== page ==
Sheep and goat enterprises offer diversification opportunities for small and limited-resource farmers. This Small Ruminant Toolbox was developed by the National Center for Appropriate Technology (NCAT) in order to provide a collection of information for small ruminant producers and educators. The Small Ruminant Toolbox includes many publications, presentations and other resources that will be helpful to small ruminant producers.
Haley Campbell, Lecturer, The Ohio State University ATI
During the week that I wrote this, I was able to create and give a presentation to a local Rotary Club on preparing landscape beds and selecting flowers for the garden. Not even close to being a dairy topic, but it gave me joy. From the content shared to the photos used to the people listening, I had so much fun with this program. In the state of agriculture today, with input prices skyrocketing and uncertainty for the future, it can be incredibly hard to find the joy in what we do. However, finding the joy and clinging to that joy is what will bring you through hard times.
In fact, finding the joy has some health benefits, too (UC Berkeley). As if we don’t need another thing to worry about with a wet and cold spring and the price of soybean meal, our health and wellness need to come first. Without a farmer, there is no farm.
One way that happiness can physically affect our well-being is through heart health. Happy people tend to have lower heart rates and blood pressure. Additionally, happy people may have better immune systems. Studies have shown that when individuals are exposed to the cold virus, those that reported happy emotions leading up to exposure were more likely to
eBarns is a program at The Ohio State University dedicated to advancing production agriculture through the use of field-scale and applied research. The 2023 eBarns Report is a combination of the research conducted on partner farms and Ohio State agricultural research stations throughout Ohio. Current research is focused on enhancing animal production, growing high-quality forages, precisions nutrient management and to develop analytical tools for digital agriculture.
In this second addition of eBarns we have included research studies not only from the past year, but studies from previous years that have yet to be summarized in a producer friendly manner. It is our goal to continue to share result from applied livestock, forage, and manure nutrient management in this publication for years to come.
The American Lamb Board (ALB) aims to connect American Lamb producers with consumers and chefs who are seeking local sources of American Lamb.
“ALB receives emails and calls daily requesting information about where to buy American Lamb,” says Gwen Kitzan, ALB chair. “We want to know the online stores, farmers markets, and butcher shops that carry local American Lamb across the country to help consumers and chefs who only have access to imported lamb or no lamb at all in their grocery stores.”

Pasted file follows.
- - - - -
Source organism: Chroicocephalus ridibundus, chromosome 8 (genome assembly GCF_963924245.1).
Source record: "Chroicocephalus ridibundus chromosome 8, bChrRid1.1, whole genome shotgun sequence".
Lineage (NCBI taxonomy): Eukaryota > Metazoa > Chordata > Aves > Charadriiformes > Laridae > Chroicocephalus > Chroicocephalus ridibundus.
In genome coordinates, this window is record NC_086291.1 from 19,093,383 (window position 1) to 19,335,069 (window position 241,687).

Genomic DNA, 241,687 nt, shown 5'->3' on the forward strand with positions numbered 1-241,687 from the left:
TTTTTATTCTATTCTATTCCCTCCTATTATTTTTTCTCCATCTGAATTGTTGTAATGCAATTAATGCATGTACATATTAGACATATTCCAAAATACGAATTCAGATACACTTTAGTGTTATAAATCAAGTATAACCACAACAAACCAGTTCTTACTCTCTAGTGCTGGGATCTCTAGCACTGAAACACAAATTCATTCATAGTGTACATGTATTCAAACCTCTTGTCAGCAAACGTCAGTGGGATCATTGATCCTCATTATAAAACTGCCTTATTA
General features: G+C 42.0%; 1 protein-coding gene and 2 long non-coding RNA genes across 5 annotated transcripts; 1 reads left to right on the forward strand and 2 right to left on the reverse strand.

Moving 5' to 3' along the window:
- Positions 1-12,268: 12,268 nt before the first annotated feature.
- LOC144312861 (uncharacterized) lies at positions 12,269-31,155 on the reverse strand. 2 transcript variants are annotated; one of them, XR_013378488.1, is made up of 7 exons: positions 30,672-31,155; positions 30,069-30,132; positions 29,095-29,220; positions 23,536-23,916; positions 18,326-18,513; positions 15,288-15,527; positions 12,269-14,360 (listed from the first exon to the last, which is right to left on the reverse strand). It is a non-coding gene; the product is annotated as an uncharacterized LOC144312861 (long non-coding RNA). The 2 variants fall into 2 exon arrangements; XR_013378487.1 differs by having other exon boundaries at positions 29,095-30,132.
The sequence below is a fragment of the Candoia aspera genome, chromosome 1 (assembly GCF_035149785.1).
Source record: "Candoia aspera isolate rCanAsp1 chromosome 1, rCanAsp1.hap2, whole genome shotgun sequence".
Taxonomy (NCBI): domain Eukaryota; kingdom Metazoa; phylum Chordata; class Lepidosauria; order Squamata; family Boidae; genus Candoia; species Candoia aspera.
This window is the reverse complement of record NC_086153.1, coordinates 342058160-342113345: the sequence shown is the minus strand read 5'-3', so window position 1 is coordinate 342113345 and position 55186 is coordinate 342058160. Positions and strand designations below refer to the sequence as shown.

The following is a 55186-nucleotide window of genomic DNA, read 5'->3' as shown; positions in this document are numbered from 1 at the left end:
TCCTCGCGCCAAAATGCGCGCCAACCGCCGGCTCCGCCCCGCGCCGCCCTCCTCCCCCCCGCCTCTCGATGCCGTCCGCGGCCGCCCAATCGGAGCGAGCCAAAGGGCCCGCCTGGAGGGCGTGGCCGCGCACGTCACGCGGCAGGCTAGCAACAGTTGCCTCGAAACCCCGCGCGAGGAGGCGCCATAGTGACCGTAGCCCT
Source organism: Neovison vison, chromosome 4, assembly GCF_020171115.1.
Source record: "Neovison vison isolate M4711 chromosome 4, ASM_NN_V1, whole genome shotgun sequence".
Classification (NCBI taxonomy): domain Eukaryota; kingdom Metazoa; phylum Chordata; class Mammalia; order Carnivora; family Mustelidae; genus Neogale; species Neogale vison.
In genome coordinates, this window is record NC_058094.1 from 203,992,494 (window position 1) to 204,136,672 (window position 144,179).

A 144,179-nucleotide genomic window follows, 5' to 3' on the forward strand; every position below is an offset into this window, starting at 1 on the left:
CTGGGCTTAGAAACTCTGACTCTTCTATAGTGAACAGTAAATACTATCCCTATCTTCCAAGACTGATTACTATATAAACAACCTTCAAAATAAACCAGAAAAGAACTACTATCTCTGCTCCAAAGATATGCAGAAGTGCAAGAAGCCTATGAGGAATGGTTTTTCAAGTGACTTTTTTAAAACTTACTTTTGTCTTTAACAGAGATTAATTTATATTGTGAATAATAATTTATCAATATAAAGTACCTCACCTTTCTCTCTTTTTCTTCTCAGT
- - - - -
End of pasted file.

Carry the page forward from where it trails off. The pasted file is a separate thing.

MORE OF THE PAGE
ALB has a survey for American Lamb producers to submit information about their direct marketing efforts.
Helping each sheep producer find ways to be more efficient plus take more control of flock productivity, both of which protect against price volatility, is the bottom line reason for the Best Practices to Increase Your Lamb Crop fact sheets. The series is a joint effort of the American Lamb Board (ALB) and the American Sheep Industry Association’s Let’s Grow program. These fact sheets were developed by a group of industry experts and are designed to help producers increase their productivity and profitability. Continue reading →
Abortions in sheep and goats are common submissions to the Animal Disease Diagnostic laboratory (ADDL), particularly in late winter and spring. The ADDL has assembled a multi-discipline diagnostic panel approach to guide practitioners on samples needed, tests offered to address most typical abortion-causing pathogens, and the cost of the workup. The goals are to present a thorough diagnostic plan that is expedient to collect, provide a working differential diagnosis, and that is done at an affordable price. Fresh samples that are most useful – required – include Continue reading →
Since its re-launch in August of 2017, the OSU Sheep Team has generated interested from shepherds all over the state of Ohio as well as around the world. Our team strives to provide both timely and timeless small ruminant production information to producers that can be easily be applied on-farm.
On a weekly basis, our team works on generating and providing quality information that we feel is important for shepherds to know. However, we would like to try something different and turn a part of this process over to you as a viewer. For those that follow our updates on a weekly basis, we are interested in hearing from you! Continue reading →
Tim Barnes, OSU Extension Educator ANR, Marion County
As the winter lambing season comes to an end, many purebred and club lamb producers are opening their barns and offering their latest lamb crop up for sale to compete in the 2018 show season. As many begin to flip through sale ads and Facebook postings, there are somethings that exhibitors need to take into consideration before making their big purchase.
So you want to show a market lamb, but don’t know where to begin?
The experts say selection and show preparation are a science that will aid in predicting the final product of your sheep. A well-planned feed and Continue reading →
As requested by popular demand, below is a listing of the presentations from the 2017 Buckeye Shepherd’s Symposium. Presentations from the two day event can be viewed in PDF format by simply clicking on the title of the presentation. For those that have further questions on the presentations themselves, feel free to email me at: email@example.com and I will help address your questions. Continue reading →